Kaspersky Lab has released a new report whose findings indicate that crypto-ransomware attacks are on the increase and will not end anytime soon. Ransomware is a type of malware that, upon infecting a device, blocks access to it or to some or all of the information stored on it. In order to unlock either the device or the data, the user is required to pay a ransom, usually in bitcoins or another widely used e-currency. The Kaspersky Lab report covers the evolution of the threat over the last two years.
The main findings of the report were that:
- The total number of users who encountered ransomware between April 2015 and March 2016 rose by 17.7% compared to the previous 12 months (April 2014 to March 2015) – from 1,967,784 to 2,315,931 users around the world;
- The proportion of users who encountered ransomware at least once out of the total number of users who encountered malware rose 0.7 percentage points, from 3.63% in 2014-2015 to 4.34% in 2015-2016;
- Among those who encountered ransomware, the proportion who encountered cryptors rose dramatically – up 25 percentage points, from 6.6% in 2014-2015 to 31.6% in 2015-2016;
- The number of users attacked with cryptors rose 5.5 times, from 131,111 in 2014-2015to 718,536 in 2015-2016;
- The number of users attacked with Win-lockers decreased 13.03%, from 1,836,673 in 2014-2015 to1,597,395 in 2015-2016;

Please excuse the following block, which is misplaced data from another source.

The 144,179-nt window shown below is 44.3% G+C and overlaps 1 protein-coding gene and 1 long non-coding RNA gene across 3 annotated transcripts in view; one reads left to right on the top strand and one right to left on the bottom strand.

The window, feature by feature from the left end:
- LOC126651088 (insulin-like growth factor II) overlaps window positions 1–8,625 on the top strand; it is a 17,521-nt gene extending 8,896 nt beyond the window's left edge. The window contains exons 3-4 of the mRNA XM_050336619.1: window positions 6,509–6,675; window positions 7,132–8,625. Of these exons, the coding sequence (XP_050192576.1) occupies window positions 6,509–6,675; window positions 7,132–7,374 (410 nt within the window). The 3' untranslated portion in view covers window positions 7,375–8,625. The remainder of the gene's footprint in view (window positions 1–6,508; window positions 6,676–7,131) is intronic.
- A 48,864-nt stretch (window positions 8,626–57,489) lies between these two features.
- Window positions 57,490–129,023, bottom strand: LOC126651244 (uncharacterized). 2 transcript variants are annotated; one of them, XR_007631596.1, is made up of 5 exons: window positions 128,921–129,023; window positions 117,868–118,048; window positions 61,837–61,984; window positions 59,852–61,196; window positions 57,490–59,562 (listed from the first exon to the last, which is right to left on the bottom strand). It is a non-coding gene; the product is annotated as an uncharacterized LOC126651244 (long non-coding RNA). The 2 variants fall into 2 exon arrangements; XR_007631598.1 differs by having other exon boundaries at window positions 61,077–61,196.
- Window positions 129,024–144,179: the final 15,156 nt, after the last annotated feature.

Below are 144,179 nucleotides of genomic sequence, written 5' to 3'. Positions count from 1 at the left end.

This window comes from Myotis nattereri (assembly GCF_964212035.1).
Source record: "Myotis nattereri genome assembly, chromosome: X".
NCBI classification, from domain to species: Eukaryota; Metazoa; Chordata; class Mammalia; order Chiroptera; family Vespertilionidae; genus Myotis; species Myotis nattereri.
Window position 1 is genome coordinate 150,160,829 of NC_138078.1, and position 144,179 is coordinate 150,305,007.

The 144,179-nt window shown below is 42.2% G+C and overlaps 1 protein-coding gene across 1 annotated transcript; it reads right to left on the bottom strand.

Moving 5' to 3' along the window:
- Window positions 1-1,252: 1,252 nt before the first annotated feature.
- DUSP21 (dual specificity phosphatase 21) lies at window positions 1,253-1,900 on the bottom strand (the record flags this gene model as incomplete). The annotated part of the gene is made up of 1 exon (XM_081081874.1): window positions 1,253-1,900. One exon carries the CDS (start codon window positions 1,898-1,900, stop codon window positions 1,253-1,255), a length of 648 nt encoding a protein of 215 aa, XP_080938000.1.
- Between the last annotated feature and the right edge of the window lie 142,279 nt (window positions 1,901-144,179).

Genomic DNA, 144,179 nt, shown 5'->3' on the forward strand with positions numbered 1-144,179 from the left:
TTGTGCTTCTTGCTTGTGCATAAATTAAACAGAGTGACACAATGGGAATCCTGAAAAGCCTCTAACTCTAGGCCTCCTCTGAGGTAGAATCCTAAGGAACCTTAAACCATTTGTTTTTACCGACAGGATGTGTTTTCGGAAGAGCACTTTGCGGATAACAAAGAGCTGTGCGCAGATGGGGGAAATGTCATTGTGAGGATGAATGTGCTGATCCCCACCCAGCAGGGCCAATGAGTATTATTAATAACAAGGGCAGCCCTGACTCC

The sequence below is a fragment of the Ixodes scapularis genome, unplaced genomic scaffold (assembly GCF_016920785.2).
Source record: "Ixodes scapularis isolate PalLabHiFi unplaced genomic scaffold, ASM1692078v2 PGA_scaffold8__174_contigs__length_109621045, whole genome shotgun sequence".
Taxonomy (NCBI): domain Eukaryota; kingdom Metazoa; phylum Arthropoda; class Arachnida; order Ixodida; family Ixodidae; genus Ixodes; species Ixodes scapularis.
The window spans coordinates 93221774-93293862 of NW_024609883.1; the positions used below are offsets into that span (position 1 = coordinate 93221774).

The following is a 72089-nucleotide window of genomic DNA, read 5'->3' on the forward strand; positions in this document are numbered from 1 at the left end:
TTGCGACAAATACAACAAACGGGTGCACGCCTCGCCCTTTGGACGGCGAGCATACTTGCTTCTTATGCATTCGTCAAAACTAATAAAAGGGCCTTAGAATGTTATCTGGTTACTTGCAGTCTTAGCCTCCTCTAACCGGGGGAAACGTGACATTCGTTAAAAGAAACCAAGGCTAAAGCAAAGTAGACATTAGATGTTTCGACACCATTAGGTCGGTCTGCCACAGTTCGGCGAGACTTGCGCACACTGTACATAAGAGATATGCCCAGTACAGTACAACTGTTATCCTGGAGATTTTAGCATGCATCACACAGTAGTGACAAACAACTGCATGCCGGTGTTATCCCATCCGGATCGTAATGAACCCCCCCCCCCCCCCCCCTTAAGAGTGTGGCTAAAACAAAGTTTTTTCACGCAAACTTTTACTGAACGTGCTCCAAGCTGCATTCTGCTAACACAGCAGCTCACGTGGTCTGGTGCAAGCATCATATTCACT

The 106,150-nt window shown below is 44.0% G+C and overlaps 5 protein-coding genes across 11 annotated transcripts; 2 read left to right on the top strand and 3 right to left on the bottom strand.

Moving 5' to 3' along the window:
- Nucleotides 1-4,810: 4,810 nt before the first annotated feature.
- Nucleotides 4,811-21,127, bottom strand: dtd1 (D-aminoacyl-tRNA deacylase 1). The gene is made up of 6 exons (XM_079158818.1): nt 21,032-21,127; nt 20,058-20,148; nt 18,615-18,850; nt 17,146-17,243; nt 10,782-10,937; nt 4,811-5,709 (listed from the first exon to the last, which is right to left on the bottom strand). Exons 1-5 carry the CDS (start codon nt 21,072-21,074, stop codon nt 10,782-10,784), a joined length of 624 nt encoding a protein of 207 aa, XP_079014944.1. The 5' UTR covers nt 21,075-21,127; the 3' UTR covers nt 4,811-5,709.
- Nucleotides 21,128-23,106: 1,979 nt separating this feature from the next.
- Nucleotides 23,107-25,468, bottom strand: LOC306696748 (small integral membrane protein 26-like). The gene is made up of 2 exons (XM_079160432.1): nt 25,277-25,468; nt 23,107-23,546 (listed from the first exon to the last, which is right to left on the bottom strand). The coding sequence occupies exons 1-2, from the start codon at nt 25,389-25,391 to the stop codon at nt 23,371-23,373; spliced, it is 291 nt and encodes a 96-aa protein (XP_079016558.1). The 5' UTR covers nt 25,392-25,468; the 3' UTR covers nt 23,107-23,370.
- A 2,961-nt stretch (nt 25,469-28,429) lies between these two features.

As Kaspersky says “the prevalence of ransomware has been sporadic, rising and falling every few months. The rise in the use of crypto-malware has been more consistent: showing a steady increase in the number of attacked users, particularly from March 2015, before peaking in December 2015.” While blocking and other non-encrypting ranswomware were decreasing, crypto-ransomware attacks were increasing.
Kaspersky also mentions that a short list of suspects was responsible for the attacks. “In the first period, from April 2014 to March 2015, the most actively propagated encryptors were the following groups of malware: CryptoWall, Cryakl, Scatter, Mor, CTB-Locker, TorrentLocker, Fury, Lortok, Aura, and Shade. Between them they were able to attack 101,568 users around the world, accounting for 77.48% of all users attacked with crypto-ransomware during the period.”
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